Girl Scouts of the USA and American Forests to Plant 5 Million Trees
The bond between Girl Scouts of the USA (GSUSA) and American Forests started 100 years ago when First Lady Florence Harding simultaneously served as honorary president of GSUSA and vice president of American Forests.
Although a century has passed, the bond is still strong. American Forests and GSUSA are now working together to plant 5 million trees across the United States in the next five years, in large part to slow climate change. Girls and women earn the Girl Scout Tree Promise patch by planting, protecting and honoring trees. Many are doing so by partnering with local entities such as schools, companies and faith-based groups.
American Forests provides guidance and educational resources on what types of trees to plant in which environments, where to buy and plant them and how to take care of them. This initiative is also supported by the Elliott Wildlife Values Project.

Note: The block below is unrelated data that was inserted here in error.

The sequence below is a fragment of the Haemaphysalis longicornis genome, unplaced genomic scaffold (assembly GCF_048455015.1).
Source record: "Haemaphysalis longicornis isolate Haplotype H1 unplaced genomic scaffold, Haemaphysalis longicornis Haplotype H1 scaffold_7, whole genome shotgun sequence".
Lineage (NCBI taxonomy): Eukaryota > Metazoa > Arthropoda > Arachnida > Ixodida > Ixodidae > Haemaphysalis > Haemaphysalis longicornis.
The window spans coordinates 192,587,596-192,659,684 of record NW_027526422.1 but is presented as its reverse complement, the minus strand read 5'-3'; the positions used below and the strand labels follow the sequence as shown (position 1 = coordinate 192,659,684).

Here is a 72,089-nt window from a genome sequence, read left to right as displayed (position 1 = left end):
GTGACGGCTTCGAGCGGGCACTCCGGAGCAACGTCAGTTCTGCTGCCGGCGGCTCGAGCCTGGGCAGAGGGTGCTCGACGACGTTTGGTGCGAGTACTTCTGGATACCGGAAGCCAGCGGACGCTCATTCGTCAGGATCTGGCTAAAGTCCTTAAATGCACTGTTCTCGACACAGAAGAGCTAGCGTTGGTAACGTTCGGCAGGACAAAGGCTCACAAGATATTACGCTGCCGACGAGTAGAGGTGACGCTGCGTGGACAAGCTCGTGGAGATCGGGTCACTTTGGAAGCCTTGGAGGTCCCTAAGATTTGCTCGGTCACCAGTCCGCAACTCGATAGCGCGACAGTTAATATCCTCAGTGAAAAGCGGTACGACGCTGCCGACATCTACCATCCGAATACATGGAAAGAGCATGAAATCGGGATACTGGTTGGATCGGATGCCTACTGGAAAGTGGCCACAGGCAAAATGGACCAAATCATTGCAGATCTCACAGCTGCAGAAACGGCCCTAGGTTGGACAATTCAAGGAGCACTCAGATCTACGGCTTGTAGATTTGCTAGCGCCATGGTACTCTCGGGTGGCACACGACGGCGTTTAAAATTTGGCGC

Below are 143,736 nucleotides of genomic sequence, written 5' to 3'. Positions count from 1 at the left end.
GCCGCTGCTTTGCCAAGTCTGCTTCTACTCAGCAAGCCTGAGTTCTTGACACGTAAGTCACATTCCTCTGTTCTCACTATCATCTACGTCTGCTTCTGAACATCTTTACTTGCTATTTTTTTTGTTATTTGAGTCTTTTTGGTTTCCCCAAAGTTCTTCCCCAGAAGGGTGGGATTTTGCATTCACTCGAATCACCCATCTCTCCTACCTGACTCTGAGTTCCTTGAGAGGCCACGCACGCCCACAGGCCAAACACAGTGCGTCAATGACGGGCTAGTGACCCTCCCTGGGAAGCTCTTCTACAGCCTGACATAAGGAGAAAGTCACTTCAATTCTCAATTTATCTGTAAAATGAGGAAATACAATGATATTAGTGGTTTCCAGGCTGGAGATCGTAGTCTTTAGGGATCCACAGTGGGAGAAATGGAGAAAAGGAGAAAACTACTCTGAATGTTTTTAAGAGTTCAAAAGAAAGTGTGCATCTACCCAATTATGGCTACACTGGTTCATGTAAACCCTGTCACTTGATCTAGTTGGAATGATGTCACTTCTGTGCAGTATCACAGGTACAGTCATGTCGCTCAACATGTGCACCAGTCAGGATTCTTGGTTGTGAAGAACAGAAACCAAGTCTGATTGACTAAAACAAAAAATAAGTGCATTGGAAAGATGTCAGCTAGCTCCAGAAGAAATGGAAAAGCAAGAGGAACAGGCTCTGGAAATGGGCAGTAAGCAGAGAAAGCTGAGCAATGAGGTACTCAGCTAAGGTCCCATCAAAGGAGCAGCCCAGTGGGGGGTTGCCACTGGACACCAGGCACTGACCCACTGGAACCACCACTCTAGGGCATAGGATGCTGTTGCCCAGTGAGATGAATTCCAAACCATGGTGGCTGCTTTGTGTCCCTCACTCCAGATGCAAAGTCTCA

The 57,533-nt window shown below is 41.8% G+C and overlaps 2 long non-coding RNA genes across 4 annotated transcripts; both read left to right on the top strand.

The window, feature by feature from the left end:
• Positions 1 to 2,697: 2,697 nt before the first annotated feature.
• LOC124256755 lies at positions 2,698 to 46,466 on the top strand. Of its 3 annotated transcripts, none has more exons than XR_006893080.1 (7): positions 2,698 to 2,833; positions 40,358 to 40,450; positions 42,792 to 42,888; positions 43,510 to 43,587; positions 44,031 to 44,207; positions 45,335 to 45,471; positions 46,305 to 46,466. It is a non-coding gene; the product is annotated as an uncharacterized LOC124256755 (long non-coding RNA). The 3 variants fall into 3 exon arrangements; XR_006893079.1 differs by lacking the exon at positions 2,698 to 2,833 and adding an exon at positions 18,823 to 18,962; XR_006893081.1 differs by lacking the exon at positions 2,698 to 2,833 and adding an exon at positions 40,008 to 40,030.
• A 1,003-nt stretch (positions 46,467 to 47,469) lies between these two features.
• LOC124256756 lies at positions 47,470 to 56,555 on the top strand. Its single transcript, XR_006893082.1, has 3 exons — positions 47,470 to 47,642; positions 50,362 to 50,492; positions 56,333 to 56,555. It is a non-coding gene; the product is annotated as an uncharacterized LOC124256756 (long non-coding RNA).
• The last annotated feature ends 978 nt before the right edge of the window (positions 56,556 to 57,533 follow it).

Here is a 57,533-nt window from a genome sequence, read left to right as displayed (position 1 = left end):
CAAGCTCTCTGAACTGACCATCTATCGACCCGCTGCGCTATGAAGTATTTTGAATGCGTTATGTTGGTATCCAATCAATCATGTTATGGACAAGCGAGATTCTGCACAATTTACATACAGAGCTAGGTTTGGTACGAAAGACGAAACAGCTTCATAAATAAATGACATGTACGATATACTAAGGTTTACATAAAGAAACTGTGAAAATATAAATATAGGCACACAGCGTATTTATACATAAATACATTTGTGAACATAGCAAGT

Driven by Climate Change
This collaboration is grounded in our mutual concerns related to climate change. Nearly 50% of people aged 7 to 22 believe climate change demands urgent action. Girl Scouts range in age from 5 to 18.
Trees planted through this initiative will sequester carbon equivalent to the annual carbon emissions from 239,000 homes, charging 255 billion smartphones or driving 425,000 cars.
Scouts Are Digging In
Girl Scouts have planted trees in every state, plus Puerto Rico and the District of Columbia. Troop 20563 from New Jersey, for example, planted a grove of dogwood tree seedlings at a Girl Scout camp and 450 native tree seedlings in three forest regeneration areas that the Girl Scouts will “adopt” and care for. And Girl Scouts of Montana and Wyoming planted 140 native trees at their camp near Butte, Montana.